Earned Knowledge, L7, P5

The agricultural areas surrounding Roman cities were worked carefully and intelligently. Plants, especially fruits, were brought in from all over the world and were carefully grafted onto other plants. In addition to grains, olives, grapes and legumes (beans, peas, etc.) there were onions, garlic, cucumbers, asparagus, lettuce, cabbage and so on. Romans also grew a wide variety of other fruits and herbs, such as apricots, peaches, plums, figs, mulberry, dill, parsley, cumin and others.

Roman farmers used harvesting machines, rotated their crops, carefully matched the crop to the soil and terraced their land on the sides of hills.

Cows provided milk to the Romans for drinking, while the milk of sheep and goats was used for making cheese.

Women in Rome were treated better than in Greece. There were women who owned property, who worked as doctors and lawyers, and so on. Still, they were generally expected to play certain assigned roles. But again, the relationships between women and men, inside the home, tended to be independent of laws, and as always, husbands and wives were often deeply fond of one another.

Here, for example, is the text of a small monument that a Roman man put up for his recently deceased wife:

You were beautiful beyond measure, Statilia, and true to your husbands. He who came first, had he been able to withstand the fates, would have set up this stone to you; while I, alas, who have been blessed by your pure heart these sixteen years, now have lost you.

Roman clothing wasn’t too different from the dress of the Greeks. Romans preferred togas of various types (shown on the left, below) sometimes with stripes to designate one’s rank. Indoors, or when doing physical work, men often wore a tunic; a type of shirt (shown on the right, below).

Roman children, both boys and girls, were educated in their homes (often by tutors) or at small, private schools. The rich tended to hire Greek tutors. Children advanced through several levels of education, usually into their teenage years. They learned to read and write, when older to speak in public, and basic mathematics. They also learned enough geometry to be useful for engineering and building.

Romans began telling time simply by reference to the sun, but soon enough added sundials, and by 158 BC they were using water clocks.

Romans were not much interested in charity, though they often provided free medical care for the poor. The groups that handled personal needs, particularly burial expenses and some medical care were trade guilds.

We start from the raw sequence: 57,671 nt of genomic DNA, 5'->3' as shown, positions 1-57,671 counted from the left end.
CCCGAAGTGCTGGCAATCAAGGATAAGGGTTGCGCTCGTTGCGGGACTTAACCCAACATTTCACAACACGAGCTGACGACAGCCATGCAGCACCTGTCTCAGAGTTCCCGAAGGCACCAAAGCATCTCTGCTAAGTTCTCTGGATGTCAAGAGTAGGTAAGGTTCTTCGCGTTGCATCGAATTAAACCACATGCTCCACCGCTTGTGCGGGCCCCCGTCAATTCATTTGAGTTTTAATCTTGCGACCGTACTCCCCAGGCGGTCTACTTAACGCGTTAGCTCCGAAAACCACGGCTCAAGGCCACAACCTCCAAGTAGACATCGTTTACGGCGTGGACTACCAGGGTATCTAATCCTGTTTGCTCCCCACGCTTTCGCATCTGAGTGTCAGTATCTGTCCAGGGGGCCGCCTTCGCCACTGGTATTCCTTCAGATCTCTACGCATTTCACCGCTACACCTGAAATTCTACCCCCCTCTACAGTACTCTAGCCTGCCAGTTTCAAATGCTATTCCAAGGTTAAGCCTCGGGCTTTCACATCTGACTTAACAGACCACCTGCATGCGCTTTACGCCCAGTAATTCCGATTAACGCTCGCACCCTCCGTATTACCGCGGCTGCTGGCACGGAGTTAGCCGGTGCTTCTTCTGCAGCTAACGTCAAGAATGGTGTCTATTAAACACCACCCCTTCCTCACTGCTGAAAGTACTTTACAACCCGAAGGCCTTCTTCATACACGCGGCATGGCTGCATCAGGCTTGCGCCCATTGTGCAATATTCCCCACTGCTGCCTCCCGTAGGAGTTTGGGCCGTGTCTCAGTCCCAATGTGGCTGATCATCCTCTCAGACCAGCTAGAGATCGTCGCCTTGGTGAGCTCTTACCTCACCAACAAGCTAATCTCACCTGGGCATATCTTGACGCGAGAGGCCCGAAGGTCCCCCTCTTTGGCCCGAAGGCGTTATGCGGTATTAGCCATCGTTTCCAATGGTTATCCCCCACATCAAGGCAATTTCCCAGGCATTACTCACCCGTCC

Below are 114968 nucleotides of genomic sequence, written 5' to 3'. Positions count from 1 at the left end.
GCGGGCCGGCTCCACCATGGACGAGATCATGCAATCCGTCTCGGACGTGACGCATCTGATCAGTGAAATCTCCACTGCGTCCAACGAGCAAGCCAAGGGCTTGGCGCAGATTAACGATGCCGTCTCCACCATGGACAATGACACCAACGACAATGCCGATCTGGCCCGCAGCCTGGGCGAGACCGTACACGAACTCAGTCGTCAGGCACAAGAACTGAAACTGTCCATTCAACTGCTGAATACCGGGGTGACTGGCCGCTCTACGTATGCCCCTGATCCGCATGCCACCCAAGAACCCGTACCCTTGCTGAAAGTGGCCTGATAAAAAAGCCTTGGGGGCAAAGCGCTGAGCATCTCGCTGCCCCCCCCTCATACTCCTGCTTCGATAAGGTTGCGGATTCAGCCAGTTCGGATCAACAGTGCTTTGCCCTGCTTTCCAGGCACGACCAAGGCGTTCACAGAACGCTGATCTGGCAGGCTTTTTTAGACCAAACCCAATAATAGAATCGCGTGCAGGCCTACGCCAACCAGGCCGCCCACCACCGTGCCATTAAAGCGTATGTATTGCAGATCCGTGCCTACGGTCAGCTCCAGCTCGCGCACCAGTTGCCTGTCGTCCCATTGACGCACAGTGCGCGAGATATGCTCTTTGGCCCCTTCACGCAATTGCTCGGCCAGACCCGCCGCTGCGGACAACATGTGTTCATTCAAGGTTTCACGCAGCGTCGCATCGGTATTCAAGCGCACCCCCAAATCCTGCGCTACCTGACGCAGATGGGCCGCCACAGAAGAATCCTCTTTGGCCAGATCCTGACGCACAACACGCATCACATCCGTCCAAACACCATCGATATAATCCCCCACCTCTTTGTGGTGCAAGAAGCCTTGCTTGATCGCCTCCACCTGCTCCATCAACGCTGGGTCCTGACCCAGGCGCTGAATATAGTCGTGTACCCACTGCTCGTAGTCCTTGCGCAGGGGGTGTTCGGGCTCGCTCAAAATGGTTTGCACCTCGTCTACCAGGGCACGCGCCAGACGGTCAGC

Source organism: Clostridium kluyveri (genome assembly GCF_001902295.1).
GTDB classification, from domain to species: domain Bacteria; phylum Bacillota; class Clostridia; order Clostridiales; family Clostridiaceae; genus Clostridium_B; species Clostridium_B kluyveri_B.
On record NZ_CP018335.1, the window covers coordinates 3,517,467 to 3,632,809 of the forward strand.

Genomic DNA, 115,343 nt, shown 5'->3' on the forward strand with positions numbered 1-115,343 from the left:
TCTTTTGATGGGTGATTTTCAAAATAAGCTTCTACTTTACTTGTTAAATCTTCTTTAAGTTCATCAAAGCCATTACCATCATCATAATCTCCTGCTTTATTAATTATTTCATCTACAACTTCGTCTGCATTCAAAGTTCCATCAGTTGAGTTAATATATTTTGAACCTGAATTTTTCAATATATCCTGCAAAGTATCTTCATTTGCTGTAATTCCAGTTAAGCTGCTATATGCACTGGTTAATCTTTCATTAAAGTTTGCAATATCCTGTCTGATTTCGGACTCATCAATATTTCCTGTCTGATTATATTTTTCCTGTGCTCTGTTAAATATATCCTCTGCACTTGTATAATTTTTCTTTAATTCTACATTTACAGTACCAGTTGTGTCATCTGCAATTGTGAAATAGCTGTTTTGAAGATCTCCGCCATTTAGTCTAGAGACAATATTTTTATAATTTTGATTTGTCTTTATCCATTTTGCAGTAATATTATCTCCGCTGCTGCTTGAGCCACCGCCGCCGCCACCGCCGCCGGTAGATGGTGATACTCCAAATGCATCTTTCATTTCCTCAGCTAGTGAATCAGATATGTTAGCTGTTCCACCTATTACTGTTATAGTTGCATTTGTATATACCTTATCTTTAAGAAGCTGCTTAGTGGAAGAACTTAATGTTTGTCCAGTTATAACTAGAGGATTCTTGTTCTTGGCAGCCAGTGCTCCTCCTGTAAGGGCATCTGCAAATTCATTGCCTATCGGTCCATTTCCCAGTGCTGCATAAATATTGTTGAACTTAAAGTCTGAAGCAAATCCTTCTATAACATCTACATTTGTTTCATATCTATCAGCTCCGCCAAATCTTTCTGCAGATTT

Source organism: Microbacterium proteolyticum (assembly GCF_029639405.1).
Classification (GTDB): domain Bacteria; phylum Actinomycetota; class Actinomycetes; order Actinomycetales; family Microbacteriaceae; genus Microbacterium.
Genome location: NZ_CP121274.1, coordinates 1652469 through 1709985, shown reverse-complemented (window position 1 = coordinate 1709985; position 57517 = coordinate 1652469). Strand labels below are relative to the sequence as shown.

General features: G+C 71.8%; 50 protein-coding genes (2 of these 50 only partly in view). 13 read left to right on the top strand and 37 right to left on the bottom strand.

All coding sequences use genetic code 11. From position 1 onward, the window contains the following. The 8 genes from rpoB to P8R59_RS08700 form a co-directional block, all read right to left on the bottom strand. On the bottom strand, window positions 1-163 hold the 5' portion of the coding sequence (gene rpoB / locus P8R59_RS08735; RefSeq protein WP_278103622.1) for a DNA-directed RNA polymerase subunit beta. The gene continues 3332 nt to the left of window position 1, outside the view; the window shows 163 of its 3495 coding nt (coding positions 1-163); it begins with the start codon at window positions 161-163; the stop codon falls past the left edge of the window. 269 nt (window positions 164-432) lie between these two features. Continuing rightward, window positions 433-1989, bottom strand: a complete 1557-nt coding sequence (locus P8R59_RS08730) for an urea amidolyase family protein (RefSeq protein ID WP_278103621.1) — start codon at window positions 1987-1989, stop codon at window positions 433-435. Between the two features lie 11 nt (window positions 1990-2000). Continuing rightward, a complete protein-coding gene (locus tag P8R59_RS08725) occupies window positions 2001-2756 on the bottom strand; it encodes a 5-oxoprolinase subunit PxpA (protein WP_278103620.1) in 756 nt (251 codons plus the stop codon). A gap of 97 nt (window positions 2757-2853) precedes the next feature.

The Roman trade guilds didn’t deal with wage levels, as modern unions do, but were social clubs that provided members with proper burials, with legal representation, and even with insurance. And there were a great number of guilds, from the earliest days until the latter times. There were religious guilds, military guilds, and guilds for metalworkers, weavers, tanners, builders, cooks, rope-makers, many types of musicians and actors, shoemakers, dyers, carpenters, and so on, at length. The Roman government, always suspicious of private groups, had to tolerate the guilds, grudgingly calling them “necessary for Roman society.”

Trade wasn’t particularly well-liked by the upper classes. Senators, more or less the highest class, were directed to large scale farming, while equestrians, just below them, tended toward more commercial endeavors, such as mining, but mainly into tax farming. That is, by collecting taxes however they may (often openly stealing under cover of law), giving the necessary part to the treasury and keeping the rest for themselves.

Taxation, after all, involves more money than any consensual business. And so for the money-obsessed classes of Rome, it made sense. The Romans were, as we noted earlier, very, very practical.


Lesson Plan:

Again, go slowly and be sure that each student grasps the material well. Fill the gaps as you go, and don’t delay doing so. I included a few more advanced words in this lesson – words like hierarchical and grudgingly. Please be sure that no child gets lost on them, and consider turning them into exercises for finding words in a dictionary.

There are a large number of intriguing side paths that can arise from this discussion. Picking the best ones to follow will be difficult, but do try to follow at least a few. And let the students do the research on these side paths; you can oversee and guide, but let them do the work themselves: they need to know that they are able.

Below I’ll include several sections from the Twelves Tables discussed above, and I’ll post the whole document to the FMP members section. These laws (while sometimes ugly) are useful to really grasp the character of the Roman people and their system.

The Will Durant quotes in this lesson are from his book Caesar and Christ.

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